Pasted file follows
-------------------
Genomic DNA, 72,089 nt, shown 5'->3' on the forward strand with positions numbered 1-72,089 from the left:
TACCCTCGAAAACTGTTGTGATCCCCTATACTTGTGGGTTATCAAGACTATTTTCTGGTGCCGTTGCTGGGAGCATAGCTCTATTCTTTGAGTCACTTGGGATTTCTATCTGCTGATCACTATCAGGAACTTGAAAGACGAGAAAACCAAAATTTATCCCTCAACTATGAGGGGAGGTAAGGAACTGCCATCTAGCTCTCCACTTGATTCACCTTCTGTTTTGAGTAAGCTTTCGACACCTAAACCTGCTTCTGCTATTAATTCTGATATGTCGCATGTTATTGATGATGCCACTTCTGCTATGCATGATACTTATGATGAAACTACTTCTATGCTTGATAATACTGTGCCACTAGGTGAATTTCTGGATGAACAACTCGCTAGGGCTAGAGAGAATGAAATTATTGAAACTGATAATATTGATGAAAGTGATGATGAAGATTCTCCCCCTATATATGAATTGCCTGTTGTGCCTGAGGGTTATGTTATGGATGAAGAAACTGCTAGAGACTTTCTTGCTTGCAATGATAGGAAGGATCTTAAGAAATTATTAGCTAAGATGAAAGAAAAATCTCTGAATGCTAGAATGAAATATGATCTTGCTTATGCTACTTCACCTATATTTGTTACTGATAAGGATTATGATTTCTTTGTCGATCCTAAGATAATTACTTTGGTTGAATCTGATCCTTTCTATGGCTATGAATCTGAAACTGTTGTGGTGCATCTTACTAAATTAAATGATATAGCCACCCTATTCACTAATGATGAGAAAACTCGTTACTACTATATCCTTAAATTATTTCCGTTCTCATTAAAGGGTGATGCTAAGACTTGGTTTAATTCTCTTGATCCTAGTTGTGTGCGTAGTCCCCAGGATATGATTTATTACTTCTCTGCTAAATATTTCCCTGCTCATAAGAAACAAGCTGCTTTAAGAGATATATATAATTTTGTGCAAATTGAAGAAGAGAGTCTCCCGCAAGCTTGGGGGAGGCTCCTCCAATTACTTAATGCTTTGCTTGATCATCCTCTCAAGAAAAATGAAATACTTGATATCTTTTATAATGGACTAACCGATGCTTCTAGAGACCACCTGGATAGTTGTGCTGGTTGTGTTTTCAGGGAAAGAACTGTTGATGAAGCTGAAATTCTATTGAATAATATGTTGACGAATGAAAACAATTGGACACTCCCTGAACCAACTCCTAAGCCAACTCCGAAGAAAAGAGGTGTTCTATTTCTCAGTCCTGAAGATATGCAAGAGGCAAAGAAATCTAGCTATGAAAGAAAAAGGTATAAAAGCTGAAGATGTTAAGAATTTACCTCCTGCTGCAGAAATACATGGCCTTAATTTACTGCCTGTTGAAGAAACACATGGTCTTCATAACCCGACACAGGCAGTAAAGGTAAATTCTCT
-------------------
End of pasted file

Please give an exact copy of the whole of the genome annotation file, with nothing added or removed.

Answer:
Genomic DNA, 72,089 nt, shown 5'->3' on the forward strand with positions numbered 1-72,089 from the left:
TACCCTCGAAAACTGTTGTGATCCCCTATACTTGTGGGTTATCAAGACTATTTTCTGGTGCCGTTGCTGGGAGCATAGCTCTATTCTTTGAGTCACTTGGGATTTCTATCTGCTGATCACTATCAGGAACTTGAAAGACGAGAAAACCAAAATTTATCCCTCAACTATGAGGGGAGGTAAGGAACTGCCATCTAGCTCTCCACTTGATTCACCTTCTGTTTTGAGTAAGCTTTCGACACCTAAACCTGCTTCTGCTATTAATTCTGATATGTCGCATGTTATTGATGATGCCACTTCTGCTATGCATGATACTTATGATGAAACTACTTCTATGCTTGATAATACTGTGCCACTAGGTGAATTTCTGGATGAACAACTCGCTAGGGCTAGAGAGAATGAAATTATTGAAACTGATAATATTGATGAAAGTGATGATGAAGATTCTCCCCCTATATATGAATTGCCTGTTGTGCCTGAGGGTTATGTTATGGATGAAGAAACTGCTAGAGACTTTCTTGCTTGCAATGATAGGAAGGATCTTAAGAAATTATTAGCTAAGATGAAAGAAAAATCTCTGAATGCTAGAATGAAATATGATCTTGCTTATGCTACTTCACCTATATTTGTTACTGATAAGGATTATGATTTCTTTGTCGATCCTAAGATAATTACTTTGGTTGAATCTGATCCTTTCTATGGCTATGAATCTGAAACTGTTGTGGTGCATCTTACTAAATTAAATGATATAGCCACCCTATTCACTAATGATGAGAAAACTCGTTACTACTATATCCTTAAATTATTTCCGTTCTCATTAAAGGGTGATGCTAAGACTTGGTTTAATTCTCTTGATCCTAGTTGTGTGCGTAGTCCCCAGGATATGATTTATTACTTCTCTGCTAAATATTTCCCTGCTCATAAGAAACAAGCTGCTTTAAGAGATATATATAATTTTGTGCAAATTGAAGAAGAGAGTCTCCCGCAAGCTTGGGGGAGGCTCCTCCAATTACTTAATGCTTTGCTTGATCATCCTCTCAAGAAAAATGAAATACTTGATATCTTTTATAATGGACTAACCGATGCTTCTAGAGACCACCTGGATAGTTGTGCTGGTTGTGTTTTCAGGGAAAGAACTGTTGATGAAGCTGAAATTCTATTGAATAATATGTTGACGAATGAAAACAATTGGACACTCCCTGAACCAACTCCTAAGCCAACTCCGAAGAAAAGAGGTGTTCTATTTCTCAGTCCTGAAGATATGCAAGAGGCAAAGAAATCTAGCTATGAAAGAAAAAGGTATAAAAGCTGAAGATGTTAAGAATTTACCTCCTGCTGCAGAAATACATGGCCTTAATTTACTGCCTGTTGAAGAAACACATGGTCTTCATAACCCGACACAGGCAGTAAAGGTAAATTCTCT